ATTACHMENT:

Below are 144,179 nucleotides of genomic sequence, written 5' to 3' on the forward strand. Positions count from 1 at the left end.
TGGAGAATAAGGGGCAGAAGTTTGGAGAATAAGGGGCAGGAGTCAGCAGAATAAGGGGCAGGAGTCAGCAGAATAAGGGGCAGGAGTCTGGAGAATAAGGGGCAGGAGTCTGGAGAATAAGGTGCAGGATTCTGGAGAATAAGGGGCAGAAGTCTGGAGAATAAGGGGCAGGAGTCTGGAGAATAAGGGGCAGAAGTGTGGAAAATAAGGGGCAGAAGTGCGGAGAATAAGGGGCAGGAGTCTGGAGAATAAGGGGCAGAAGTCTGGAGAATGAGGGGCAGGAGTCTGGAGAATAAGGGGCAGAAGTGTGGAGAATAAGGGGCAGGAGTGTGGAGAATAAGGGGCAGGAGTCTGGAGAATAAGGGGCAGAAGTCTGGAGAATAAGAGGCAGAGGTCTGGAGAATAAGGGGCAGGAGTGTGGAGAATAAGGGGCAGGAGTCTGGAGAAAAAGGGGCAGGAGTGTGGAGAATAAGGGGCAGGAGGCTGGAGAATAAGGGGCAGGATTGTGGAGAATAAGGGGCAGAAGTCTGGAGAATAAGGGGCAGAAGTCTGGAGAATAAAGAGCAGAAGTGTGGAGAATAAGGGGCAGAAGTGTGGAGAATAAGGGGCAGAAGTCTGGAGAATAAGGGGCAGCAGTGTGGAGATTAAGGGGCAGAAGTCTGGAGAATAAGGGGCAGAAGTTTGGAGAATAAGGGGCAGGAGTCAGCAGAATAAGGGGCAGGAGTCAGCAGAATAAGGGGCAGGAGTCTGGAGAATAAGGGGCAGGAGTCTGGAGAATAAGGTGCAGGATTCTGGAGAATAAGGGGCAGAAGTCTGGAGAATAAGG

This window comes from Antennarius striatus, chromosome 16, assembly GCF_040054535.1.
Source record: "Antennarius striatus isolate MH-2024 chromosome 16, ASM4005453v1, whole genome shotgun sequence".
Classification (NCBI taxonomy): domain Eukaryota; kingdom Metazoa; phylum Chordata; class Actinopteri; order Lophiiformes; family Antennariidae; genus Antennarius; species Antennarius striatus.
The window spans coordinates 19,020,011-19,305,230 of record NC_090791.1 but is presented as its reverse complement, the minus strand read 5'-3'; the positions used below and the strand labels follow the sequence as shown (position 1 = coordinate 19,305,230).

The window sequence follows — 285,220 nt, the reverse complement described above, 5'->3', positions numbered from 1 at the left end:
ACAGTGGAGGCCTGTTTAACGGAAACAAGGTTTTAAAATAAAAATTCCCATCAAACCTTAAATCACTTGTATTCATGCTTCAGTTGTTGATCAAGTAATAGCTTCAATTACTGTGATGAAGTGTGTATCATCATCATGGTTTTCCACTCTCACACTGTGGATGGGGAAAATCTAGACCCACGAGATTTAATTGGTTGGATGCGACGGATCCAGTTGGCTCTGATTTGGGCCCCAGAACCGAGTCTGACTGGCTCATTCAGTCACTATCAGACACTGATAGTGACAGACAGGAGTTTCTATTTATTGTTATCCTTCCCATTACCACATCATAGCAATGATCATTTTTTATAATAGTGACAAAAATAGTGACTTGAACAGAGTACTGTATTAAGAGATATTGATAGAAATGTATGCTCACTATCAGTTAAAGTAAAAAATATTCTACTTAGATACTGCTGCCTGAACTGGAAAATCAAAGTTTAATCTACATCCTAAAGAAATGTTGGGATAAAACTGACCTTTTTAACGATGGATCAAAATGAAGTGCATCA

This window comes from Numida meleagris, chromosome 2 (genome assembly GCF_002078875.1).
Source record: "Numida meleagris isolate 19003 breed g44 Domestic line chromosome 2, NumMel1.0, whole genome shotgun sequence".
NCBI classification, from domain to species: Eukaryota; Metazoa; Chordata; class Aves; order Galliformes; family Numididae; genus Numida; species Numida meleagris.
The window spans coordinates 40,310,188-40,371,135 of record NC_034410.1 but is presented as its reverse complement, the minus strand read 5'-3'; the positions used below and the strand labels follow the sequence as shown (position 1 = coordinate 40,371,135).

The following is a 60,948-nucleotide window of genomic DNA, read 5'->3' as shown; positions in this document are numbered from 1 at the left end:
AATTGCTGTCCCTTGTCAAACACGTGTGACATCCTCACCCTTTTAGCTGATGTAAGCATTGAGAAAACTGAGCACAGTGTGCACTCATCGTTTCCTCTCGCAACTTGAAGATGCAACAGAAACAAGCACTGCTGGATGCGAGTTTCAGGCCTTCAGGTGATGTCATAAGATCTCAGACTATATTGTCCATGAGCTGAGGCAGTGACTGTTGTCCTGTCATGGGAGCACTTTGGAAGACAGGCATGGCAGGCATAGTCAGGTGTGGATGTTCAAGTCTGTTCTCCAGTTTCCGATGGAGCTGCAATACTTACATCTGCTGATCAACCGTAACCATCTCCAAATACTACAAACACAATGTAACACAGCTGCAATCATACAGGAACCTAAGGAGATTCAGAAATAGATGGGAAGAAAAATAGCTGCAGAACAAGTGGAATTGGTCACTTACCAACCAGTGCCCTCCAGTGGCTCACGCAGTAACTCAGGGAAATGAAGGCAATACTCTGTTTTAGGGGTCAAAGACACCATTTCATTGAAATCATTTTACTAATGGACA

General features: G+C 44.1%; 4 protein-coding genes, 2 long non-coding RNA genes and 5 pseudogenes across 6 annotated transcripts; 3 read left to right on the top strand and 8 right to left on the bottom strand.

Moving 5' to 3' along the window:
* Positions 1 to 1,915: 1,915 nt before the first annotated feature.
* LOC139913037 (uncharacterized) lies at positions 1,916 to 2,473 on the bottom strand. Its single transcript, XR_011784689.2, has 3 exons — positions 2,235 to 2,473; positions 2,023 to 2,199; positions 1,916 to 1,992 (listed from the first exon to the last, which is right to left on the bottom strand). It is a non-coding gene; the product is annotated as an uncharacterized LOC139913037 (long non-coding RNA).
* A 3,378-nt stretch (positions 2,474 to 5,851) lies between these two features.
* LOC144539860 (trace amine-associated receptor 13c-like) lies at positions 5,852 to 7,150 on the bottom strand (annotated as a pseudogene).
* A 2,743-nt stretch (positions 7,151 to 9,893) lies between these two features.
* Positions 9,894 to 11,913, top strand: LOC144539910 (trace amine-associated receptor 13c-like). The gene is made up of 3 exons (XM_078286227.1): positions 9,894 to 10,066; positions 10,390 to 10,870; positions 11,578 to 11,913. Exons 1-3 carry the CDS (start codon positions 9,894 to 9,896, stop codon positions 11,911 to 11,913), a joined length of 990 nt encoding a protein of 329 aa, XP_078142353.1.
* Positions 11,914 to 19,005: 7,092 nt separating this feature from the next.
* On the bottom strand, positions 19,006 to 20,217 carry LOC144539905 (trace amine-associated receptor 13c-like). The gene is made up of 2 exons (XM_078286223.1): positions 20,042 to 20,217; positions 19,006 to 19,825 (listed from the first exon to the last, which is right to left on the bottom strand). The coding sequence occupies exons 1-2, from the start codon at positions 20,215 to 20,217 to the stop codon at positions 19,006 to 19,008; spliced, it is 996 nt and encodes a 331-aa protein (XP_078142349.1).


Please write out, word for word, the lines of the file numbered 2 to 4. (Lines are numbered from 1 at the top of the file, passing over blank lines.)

TGGAGAATAAGGGGCAGAAGTTTGGAGAATAAGGGGCAGGAGTCAGCAGAATAAGGGGCAGGAGTCAGCAGAATAAGGGGCAGGAGTCTGGAGAATAAGGGGCAGGAGTCTGGAGAATAAGGTGCAGGATTCTGGAGAATAAGGGGCAGAAGTCTGGAGAATAAGGGGCAGGAGTCTGGAGAATAAGGGGCAGAAGTGTGGAAAATAAGGGGCAGAAGTGCGGAGAATAAGGGGCAGGAGTCTGGAGAATAAGGGGCAGAAGTCTGGAGAATGAGGGGCAGGAGTCTGGAGAATAAGGGGCAGAAGTGTGGAGAATAAGGGGCAGGAGTGTGGAGAATAAGGGGCAGGAGTCTGGAGAATAAGGGGCAGAAGTCTGGAGAATAAGAGGCAGAGGTCTGGAGAATAAGGGGCAGGAGTGTGGAGAATAAGGGGCAGGAGTCTGGAGAAAAAGGGGCAGGAGTGTGGAGAATAAGGGGCAGGAGGCTGGAGAATAAGGGGCAGGATTGTGGAGAATAAGGGGCAGAAGTCTGGAGAATAAGGGGCAGAAGTCTGGAGAATAAAGAGCAGAAGTGTGGAGAATAAGGGGCAGAAGTGTGGAGAATAAGGGGCAGAAGTCTGGAGAATAAGGGGCAGCAGTGTGGAGATTAAGGGGCAGAAGTCTGGAGAATAAGGGGCAGAAGTTTGGAGAATAAGGGGCAGGAGTCAGCAGAATAAGGGGCAGGAGTCAGCAGAATAAGGGGCAGGAGTCTGGAGAATAAGGGGCAGGAGTCTGGAGAATAAGGTGCAGGATTCTGGAGAATAAGGGGCAGAAGTCTGGAGAATAAGG

This window comes from Antennarius striatus, chromosome 16, assembly GCF_040054535.1.
Source record: "Antennarius striatus isolate MH-2024 chromosome 16, ASM4005453v1, whole genome shotgun sequence".